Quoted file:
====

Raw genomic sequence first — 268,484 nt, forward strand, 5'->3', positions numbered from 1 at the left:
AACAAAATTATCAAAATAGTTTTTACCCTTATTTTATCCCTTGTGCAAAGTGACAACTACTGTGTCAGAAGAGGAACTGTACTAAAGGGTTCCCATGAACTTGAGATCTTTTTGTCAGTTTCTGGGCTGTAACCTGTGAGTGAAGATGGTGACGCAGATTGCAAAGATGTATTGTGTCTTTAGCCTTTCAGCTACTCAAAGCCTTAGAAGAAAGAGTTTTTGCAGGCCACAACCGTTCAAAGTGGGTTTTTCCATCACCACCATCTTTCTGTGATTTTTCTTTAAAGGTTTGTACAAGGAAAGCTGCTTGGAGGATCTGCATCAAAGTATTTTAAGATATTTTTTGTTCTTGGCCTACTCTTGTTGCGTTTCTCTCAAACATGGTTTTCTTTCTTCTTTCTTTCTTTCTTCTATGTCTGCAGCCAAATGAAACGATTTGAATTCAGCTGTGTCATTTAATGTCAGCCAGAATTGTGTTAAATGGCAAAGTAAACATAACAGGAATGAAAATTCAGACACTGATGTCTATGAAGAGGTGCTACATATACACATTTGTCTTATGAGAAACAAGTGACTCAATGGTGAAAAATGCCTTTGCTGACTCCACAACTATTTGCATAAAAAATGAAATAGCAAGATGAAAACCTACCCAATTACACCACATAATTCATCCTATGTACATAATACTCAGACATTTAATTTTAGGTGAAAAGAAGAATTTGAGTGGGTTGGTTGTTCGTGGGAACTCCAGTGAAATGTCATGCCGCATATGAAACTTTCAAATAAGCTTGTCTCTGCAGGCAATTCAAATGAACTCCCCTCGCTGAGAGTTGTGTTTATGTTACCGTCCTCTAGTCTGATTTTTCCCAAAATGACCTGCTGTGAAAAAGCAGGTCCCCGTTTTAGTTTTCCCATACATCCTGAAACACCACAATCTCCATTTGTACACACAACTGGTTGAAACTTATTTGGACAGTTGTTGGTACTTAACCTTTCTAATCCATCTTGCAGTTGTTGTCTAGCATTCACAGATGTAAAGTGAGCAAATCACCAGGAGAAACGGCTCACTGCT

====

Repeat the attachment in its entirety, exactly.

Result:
Raw genomic sequence first — 268,484 nt, forward strand, 5'->3', positions numbered from 1 at the left:
AACAAAATTATCAAAATAGTTTTTACCCTTATTTTATCCCTTGTGCAAAGTGACAACTACTGTGTCAGAAGAGGAACTGTACTAAAGGGTTCCCATGAACTTGAGATCTTTTTGTCAGTTTCTGGGCTGTAACCTGTGAGTGAAGATGGTGACGCAGATTGCAAAGATGTATTGTGTCTTTAGCCTTTCAGCTACTCAAAGCCTTAGAAGAAAGAGTTTTTGCAGGCCACAACCGTTCAAAGTGGGTTTTTCCATCACCACCATCTTTCTGTGATTTTTCTTTAAAGGTTTGTACAAGGAAAGCTGCTTGGAGGATCTGCATCAAAGTATTTTAAGATATTTTTTGTTCTTGGCCTACTCTTGTTGCGTTTCTCTCAAACATGGTTTTCTTTCTTCTTTCTTTCTTTCTTCTATGTCTGCAGCCAAATGAAACGATTTGAATTCAGCTGTGTCATTTAATGTCAGCCAGAATTGTGTTAAATGGCAAAGTAAACATAACAGGAATGAAAATTCAGACACTGATGTCTATGAAGAGGTGCTACATATACACATTTGTCTTATGAGAAACAAGTGACTCAATGGTGAAAAATGCCTTTGCTGACTCCACAACTATTTGCATAAAAAATGAAATAGCAAGATGAAAACCTACCCAATTACACCACATAATTCATCCTATGTACATAATACTCAGACATTTAATTTTAGGTGAAAAGAAGAATTTGAGTGGGTTGGTTGTTCGTGGGAACTCCAGTGAAATGTCATGCCGCATATGAAACTTTCAAATAAGCTTGTCTCTGCAGGCAATTCAAATGAACTCCCCTCGCTGAGAGTTGTGTTTATGTTACCGTCCTCTAGTCTGATTTTTCCCAAAATGACCTGCTGTGAAAAAGCAGGTCCCCGTTTTAGTTTTCCCATACATCCTGAAACACCACAATCTCCATTTGTACACACAACTGGTTGAAACTTATTTGGACAGTTGTTGGTACTTAACCTTTCTAATCCATCTTGCAGTTGTTGTCTAGCATTCACAGATGTAAAGTGAGCAAATCACCAGGAGAAACGGCTCACTGCT